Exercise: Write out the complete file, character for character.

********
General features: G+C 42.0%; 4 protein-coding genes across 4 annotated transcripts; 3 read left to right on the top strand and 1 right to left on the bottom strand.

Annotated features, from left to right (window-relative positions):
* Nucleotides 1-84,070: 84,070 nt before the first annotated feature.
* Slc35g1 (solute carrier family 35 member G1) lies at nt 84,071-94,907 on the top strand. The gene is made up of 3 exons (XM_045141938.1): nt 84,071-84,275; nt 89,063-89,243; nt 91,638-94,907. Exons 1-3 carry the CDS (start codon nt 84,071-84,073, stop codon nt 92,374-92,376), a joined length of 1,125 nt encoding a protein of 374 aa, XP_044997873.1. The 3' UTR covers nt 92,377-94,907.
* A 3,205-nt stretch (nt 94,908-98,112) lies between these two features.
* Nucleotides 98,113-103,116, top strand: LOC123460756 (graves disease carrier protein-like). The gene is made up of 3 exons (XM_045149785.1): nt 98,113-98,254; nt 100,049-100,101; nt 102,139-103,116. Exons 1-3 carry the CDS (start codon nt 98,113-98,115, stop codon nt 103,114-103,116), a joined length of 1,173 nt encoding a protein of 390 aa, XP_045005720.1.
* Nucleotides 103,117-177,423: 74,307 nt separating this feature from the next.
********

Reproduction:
General features: G+C 42.0%; 4 protein-coding genes across 4 annotated transcripts; 3 read left to right on the top strand and 1 right to left on the bottom strand.

Annotated features, from left to right (window-relative positions):
* Nucleotides 1-84,070: 84,070 nt before the first annotated feature.
* Slc35g1 (solute carrier family 35 member G1) lies at nt 84,071-94,907 on the top strand. The gene is made up of 3 exons (XM_045141938.1): nt 84,071-84,275; nt 89,063-89,243; nt 91,638-94,907. Exons 1-3 carry the CDS (start codon nt 84,071-84,073, stop codon nt 92,374-92,376), a joined length of 1,125 nt encoding a protein of 374 aa, XP_044997873.1. The 3' UTR covers nt 92,377-94,907.
* A 3,205-nt stretch (nt 94,908-98,112) lies between these two features.
* Nucleotides 98,113-103,116, top strand: LOC123460756 (graves disease carrier protein-like). The gene is made up of 3 exons (XM_045149785.1): nt 98,113-98,254; nt 100,049-100,101; nt 102,139-103,116. Exons 1-3 carry the CDS (start codon nt 98,113-98,115, stop codon nt 103,114-103,116), a joined length of 1,173 nt encoding a protein of 390 aa, XP_045005720.1.
* Nucleotides 103,117-177,423: 74,307 nt separating this feature from the next.